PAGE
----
Introduction: Paper Catamaran

Cut and fold a sailing catamaran for your nearest "ocean". It can carry a crew of ants, pepples, or some of your sister's favourite (miniature) dolls.

You will need a pair of scissors and an A4 80g/sqm office paper. (No sweat, the design can modified for inferiour formats.) No glue or tape is needed. ...nor batteries.

Step 1: Print or View the Drawing, Cut the Paper to Pieces.

The PDF-file provided below contains a drawing.

The drawing is a high precision machine drawing prepaired with programs used by NASA. If it is followed carefully, all parts will fit nicely together. For these reasons, it is recommended that the first one or two boats you make are built from printouts of this file.

Don't cry if you don't have a printer. The design is perfectly possible to follow just by viewing the drawing on your screen.

We start here by cutting the pieces apart along the solid lines. If you want fins, cut them out too. If not, you can leave them where they are. They can be used as a foredeck if left attached to the sail.

Step 2: Prefabricate the Easy Parts

We warm up by making the simplest parts.

The beam is folded up-down-up-down...
The slits that will accept the hulls are most easily cut when the beam is completely collapsed.

Note that the drawing shows two fins -- fixed rudders -- that can be cut out from that quarter of the paper. The pictures, however, show the original design without fins.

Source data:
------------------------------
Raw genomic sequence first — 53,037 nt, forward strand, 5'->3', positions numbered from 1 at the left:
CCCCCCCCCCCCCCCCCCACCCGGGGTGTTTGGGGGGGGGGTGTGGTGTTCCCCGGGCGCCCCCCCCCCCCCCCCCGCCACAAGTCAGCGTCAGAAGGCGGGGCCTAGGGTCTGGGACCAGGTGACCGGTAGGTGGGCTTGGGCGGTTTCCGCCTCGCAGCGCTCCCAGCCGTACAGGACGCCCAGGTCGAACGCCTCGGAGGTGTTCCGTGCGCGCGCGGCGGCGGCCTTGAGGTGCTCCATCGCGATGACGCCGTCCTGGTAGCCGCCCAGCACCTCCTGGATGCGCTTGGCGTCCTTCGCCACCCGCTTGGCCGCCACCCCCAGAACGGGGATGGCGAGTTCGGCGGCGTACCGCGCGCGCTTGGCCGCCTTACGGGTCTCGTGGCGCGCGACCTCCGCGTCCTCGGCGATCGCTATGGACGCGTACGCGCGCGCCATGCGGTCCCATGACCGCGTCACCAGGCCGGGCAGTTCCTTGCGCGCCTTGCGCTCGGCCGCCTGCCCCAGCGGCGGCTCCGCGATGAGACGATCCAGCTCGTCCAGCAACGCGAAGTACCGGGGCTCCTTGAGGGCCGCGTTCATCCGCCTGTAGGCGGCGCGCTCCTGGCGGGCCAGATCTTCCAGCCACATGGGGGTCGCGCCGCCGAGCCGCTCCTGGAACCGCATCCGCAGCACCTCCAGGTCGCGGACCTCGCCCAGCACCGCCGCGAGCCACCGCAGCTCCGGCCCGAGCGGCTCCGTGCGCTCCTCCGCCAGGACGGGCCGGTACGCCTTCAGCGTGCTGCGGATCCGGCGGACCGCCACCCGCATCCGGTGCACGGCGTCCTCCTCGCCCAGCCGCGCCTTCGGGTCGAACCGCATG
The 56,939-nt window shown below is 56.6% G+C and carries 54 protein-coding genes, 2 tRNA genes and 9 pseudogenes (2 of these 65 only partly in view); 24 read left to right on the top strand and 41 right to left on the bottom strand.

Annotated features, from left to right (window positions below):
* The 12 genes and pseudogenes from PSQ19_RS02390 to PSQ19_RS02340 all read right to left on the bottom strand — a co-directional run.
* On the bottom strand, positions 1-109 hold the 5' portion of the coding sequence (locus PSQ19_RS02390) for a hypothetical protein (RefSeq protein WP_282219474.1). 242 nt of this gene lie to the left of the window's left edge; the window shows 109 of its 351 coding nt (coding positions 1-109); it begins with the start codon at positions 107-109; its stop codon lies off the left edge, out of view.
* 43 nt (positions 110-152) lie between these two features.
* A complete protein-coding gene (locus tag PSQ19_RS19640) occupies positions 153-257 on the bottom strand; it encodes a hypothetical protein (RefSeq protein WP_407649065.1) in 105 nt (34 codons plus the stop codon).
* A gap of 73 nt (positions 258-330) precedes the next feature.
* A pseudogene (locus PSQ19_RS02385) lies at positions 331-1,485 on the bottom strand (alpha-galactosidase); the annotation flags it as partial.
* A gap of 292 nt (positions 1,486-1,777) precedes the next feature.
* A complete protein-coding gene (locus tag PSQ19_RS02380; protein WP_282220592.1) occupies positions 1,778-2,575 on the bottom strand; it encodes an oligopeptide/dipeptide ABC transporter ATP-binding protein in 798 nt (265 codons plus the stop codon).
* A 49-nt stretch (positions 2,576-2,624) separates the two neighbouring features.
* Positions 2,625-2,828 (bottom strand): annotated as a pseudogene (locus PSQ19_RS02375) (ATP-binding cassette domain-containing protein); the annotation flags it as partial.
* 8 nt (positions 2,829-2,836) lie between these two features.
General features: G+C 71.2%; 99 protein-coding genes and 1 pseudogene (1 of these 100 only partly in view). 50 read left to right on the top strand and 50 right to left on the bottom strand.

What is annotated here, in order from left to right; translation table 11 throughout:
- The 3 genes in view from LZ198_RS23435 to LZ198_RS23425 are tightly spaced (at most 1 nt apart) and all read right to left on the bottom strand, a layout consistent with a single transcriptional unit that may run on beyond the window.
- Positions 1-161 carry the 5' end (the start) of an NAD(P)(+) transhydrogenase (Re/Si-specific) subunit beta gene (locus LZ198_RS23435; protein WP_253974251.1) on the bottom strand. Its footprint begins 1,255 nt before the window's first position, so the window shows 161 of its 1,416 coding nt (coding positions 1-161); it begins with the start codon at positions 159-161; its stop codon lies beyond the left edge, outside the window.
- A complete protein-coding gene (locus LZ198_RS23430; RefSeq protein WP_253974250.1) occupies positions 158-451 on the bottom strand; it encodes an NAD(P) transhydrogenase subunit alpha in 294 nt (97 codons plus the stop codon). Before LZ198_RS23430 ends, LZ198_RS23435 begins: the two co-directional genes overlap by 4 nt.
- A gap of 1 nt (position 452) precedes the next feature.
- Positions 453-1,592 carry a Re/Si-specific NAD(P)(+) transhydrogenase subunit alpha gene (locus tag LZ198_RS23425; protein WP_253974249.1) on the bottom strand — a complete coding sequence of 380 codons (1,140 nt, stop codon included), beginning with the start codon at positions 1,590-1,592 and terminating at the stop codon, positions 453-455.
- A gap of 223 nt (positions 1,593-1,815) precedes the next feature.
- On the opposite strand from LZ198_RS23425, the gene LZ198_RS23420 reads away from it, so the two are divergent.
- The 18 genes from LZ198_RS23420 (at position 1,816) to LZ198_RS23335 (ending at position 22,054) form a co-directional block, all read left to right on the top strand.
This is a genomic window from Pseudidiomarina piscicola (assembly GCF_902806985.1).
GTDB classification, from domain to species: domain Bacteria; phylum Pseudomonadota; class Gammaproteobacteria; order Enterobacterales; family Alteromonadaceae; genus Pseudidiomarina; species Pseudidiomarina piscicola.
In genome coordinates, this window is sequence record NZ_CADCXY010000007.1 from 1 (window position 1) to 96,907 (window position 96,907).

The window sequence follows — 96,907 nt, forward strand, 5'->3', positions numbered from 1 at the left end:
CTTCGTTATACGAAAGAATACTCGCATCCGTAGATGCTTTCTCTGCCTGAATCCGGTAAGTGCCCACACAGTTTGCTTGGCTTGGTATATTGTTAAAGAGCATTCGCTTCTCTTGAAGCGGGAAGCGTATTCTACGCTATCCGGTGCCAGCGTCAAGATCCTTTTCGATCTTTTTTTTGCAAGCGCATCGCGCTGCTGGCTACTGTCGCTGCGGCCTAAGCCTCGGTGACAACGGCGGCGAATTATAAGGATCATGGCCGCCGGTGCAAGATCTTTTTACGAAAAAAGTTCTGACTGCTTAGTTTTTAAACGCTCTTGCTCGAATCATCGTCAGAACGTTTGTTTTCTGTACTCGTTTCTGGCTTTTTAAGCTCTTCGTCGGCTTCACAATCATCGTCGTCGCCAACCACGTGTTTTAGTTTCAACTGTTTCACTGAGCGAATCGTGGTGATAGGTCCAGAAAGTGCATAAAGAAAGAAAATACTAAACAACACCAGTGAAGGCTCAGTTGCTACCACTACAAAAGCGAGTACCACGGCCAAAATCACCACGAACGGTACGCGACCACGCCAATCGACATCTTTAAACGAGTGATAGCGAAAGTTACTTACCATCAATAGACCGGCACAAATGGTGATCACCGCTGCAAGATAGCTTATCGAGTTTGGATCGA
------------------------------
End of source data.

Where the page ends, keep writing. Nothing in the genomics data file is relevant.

Since the fins will be folded into the hulls, now is the time to decide if you want them or not. For simplicity, leave out the fins the first time. (To be perfectly honest, I have not tried them out on the water, so I cannot tell if they will make any perceptible difference. The original design does not keep a straight course downwind, so it may pay off to experiment with them.)

Step 3: Fold the Hulls

The hulls are designed as a "V" section with two watertight ends.

Pay attention how the outer edges of the paper are folded inwards (inboard) and lock the tab that was was formed as a consequence of making the sloping bow.

Eh. Better yet. Don't pay attention to the above explanation. Look at the pictures and follow the fold direction information coded by the line types.

Step 4: Connecting the Hulls With the Beam Structure

Collaps the beam structure, open the hulls, and insert the hull sides into the beam slits. Carefully expand the beam again. With some magic (and friction) we now have a stable platform for our sail.

Step 5: Adding the Sail

This step is a bit tricky. You may have to sharpen your fingers in a pencil sharpener, or train a few times with A3 papers (or larger).

The lower part of the sail is slipped into the cut in the hull. The cut in the sail support structure should then lock the sail to the hull so that it cannot fall over forward.

The cut in the hull is placed so that the lower corner of the sail coincides with the (inside) of the knee of the bow. This prevents the sail from slipping forward and then out of the grip of the interlocking cuts.

Step 6: Ta-daa! Done!

Your boat should look something like this. Time to run to the park with Rover and some of those kids you should not play with.

Final note.
The drawing/file has been prepared for the length:width ratio of the A-series paper formats. A simple stretching or compression of the drawing in one of the directions will not produce a working drawing for other paper formats. The drawing can, however, be elongated, or shortened, in the mid-section of each part.

If you learn to build the boat without the use of the drawing, different paper formats will not bother you at all.